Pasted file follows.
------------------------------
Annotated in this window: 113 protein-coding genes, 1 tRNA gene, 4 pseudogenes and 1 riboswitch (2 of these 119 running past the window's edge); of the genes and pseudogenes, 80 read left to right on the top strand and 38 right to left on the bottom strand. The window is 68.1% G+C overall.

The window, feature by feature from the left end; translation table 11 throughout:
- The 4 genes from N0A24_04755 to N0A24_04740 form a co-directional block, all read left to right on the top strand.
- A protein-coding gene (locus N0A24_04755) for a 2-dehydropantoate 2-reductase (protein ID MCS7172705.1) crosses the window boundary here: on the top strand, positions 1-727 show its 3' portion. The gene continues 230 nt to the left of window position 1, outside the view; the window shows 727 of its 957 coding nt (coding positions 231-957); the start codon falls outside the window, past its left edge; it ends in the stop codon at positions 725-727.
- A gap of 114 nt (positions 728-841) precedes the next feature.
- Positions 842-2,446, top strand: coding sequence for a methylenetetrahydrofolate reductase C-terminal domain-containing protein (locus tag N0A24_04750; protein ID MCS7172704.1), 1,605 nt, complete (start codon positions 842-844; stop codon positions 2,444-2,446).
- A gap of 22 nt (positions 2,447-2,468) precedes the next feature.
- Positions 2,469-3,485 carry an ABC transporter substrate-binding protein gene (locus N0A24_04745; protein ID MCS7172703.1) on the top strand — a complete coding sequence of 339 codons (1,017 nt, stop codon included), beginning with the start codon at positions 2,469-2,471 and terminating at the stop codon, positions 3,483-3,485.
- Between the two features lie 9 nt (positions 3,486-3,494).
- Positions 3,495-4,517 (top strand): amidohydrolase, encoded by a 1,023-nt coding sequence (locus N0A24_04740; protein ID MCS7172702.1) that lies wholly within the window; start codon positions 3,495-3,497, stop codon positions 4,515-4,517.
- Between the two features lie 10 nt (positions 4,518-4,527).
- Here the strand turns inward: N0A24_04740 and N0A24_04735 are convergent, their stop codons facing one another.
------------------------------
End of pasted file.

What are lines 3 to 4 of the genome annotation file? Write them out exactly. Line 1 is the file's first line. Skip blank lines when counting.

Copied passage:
- The 4 genes from N0A24_04755 to N0A24_04740 form a co-directional block, all read left to right on the top strand.
- A protein-coding gene (locus N0A24_04755) for a 2-dehydropantoate 2-reductase (protein ID MCS7172705.1) crosses the window boundary here: on the top strand, positions 1-727 show its 3' portion. The gene continues 230 nt to the left of window position 1, outside the view; the window shows 727 of its 957 coding nt (coding positions 231-957); the start codon falls outside the window, past its left edge; it ends in the stop codon at positions 725-727.